INDICATIONS: TREMEPEN is indicated for the treatment of neuropathic pain, diabetic neuropathy, postherpetic neuropathy, trigeminal neuralgia, HIV neuralgia, phantom limb pain and neuropathic back pain.
Bioavailability of gabapentin is not proportional to dose: As the dose increases, bioavailability decreases. With doses of 900 mg / day divided in 3 administrations, bioavailability reaches 60% decreasing to 27% at doses of 4,800 mg / day. Gabapentin administration with food slightly increases its absorption. Gabapentin binds very little to plasma proteins (3%) being its apparent volume of distribution after intravenous dose of 150 mg of 58 ± 6. Gabapentin is not appreciably metabolized and eliminated by renal excretion.
The elimination half-life is 5-7 hours and is unaffected when multiple doses. Both plasma clearance and renal are proportional to creatinine clearance. The elimination of gabapentin is lower in patients with renal dysfunction and in the elderly.
Gabapentin is eliminated in hemodialysis, so in these patients and in patients with renal impairment may need adjustments doses.
After oral administration of tramadol, the drug is rapidly absorbed with an initial 68% bioavailability of reaching 100% after several doses. This increased bioavailability is due to hepatic metabolization tramadol experiences a saturable first-pass. The bioavailability increases with age and decreases in patients with renal or hepatic impairment. After intramuscular administration, the bioavailability is 100%. The presence of food in the stomach does not affect the absorption of tramadol. Maximum concentrations of the active metabolite of tramadol (M1) obtained at 3 hours after an oral dose, while the native drug is detectable at 15-45 minutes and reaches its maximum after 2 hours. The maximum analgesic effect coincides with the peak plasma concentrations of M1, and is maintained for about 6 hours. The concentrations of equilibrium (steady state) are reached within 2 days of starting treatment with multiple doses. Binding to plasma proteins is small (20%). The drug crosses the placental barrier and is excreted in breast milk at 0.1%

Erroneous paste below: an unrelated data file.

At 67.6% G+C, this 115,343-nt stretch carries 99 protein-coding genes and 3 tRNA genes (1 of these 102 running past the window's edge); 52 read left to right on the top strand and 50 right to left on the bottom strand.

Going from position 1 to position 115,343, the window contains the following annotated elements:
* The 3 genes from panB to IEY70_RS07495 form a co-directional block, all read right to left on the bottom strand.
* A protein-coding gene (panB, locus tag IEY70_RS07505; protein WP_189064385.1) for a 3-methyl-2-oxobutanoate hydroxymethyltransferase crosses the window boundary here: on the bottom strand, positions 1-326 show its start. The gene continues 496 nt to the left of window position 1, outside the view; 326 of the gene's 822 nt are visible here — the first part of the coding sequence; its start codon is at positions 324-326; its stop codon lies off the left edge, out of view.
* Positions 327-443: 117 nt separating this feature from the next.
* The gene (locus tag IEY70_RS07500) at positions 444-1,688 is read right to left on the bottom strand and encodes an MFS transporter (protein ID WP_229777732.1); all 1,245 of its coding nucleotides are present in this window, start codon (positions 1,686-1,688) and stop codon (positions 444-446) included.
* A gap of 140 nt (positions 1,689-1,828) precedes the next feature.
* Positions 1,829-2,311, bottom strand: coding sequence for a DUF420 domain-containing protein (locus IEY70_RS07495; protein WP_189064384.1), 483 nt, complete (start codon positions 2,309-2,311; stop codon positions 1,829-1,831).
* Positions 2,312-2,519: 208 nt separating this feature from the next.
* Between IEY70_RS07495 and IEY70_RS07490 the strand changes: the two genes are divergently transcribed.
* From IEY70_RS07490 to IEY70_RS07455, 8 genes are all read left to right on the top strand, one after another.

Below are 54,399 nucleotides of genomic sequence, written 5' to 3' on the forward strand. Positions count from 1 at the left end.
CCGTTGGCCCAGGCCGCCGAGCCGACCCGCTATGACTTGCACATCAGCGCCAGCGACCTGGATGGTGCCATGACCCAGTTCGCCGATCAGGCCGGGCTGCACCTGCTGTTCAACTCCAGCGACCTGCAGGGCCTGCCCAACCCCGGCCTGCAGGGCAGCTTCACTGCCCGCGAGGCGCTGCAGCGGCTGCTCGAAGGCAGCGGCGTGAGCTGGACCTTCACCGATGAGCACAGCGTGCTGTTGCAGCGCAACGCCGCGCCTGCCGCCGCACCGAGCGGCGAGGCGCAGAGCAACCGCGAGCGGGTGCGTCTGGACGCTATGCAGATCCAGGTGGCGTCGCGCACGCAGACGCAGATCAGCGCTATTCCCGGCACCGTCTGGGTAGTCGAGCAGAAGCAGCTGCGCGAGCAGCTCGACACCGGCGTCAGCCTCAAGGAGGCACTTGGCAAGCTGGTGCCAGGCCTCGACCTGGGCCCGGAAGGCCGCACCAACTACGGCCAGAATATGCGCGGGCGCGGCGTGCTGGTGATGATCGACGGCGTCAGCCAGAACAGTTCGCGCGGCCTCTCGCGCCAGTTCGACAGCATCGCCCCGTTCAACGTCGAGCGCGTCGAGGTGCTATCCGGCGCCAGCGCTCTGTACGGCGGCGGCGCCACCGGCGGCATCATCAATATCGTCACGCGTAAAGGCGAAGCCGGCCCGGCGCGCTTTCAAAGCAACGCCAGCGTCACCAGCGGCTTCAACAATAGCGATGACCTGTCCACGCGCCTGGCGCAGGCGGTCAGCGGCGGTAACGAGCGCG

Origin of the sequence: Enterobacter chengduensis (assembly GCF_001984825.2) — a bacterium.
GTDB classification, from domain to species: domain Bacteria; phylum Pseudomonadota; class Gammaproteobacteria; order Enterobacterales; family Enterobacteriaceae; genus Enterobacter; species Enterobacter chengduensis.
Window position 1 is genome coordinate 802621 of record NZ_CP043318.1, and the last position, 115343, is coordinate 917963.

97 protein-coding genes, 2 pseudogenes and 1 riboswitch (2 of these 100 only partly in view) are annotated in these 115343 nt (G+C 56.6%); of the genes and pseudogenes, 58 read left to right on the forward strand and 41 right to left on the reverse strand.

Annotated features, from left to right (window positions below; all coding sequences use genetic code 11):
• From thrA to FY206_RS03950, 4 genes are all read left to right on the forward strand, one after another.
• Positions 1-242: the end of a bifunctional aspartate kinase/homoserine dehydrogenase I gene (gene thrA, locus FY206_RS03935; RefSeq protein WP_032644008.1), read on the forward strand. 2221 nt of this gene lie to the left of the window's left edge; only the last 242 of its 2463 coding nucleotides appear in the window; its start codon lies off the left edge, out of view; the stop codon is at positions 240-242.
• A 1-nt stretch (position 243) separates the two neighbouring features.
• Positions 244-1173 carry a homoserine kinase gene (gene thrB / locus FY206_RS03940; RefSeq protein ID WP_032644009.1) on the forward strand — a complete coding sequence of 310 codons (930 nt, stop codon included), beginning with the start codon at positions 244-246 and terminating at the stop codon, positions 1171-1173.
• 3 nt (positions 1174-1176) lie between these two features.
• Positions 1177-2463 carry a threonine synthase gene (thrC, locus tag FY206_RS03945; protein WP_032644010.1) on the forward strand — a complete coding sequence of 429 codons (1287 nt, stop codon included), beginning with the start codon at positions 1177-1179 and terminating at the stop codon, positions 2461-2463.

Tramadol undergoes hepatic metabolism significant first step. First, the O-desmethyl and N-desmethyl metabolites are formed. This metabolism is stereoselective experiencing the (-) A selective O-demethylation, while the (+) enantiomer preferentially undergoes N-demethylation. In a second stage, the O-demethylated metabolites are conjugated for disposal. Of the 11 identified metabolites of tramadol only metabolite M1 (O-demethyltramadol) has analgesic activity that is apparently critical for tramadol analgesia. Demethylation of tramadol to cause M1 depends on the enzyme cytochrome P450 CYP2D6 and, therefore, those drugs which inhibit this system, reduce the analgesic efficacy and increase the specific side reactions of native tramadol (i.e. unmetabolized) . In normal adults, the half-life of tramadol and its metabolite M1 ranging between 5 and 7 hours. Both the native drug and its metabolites are primarily excreted in the urine (90%) appearing in the stool only 10% of the administered dose.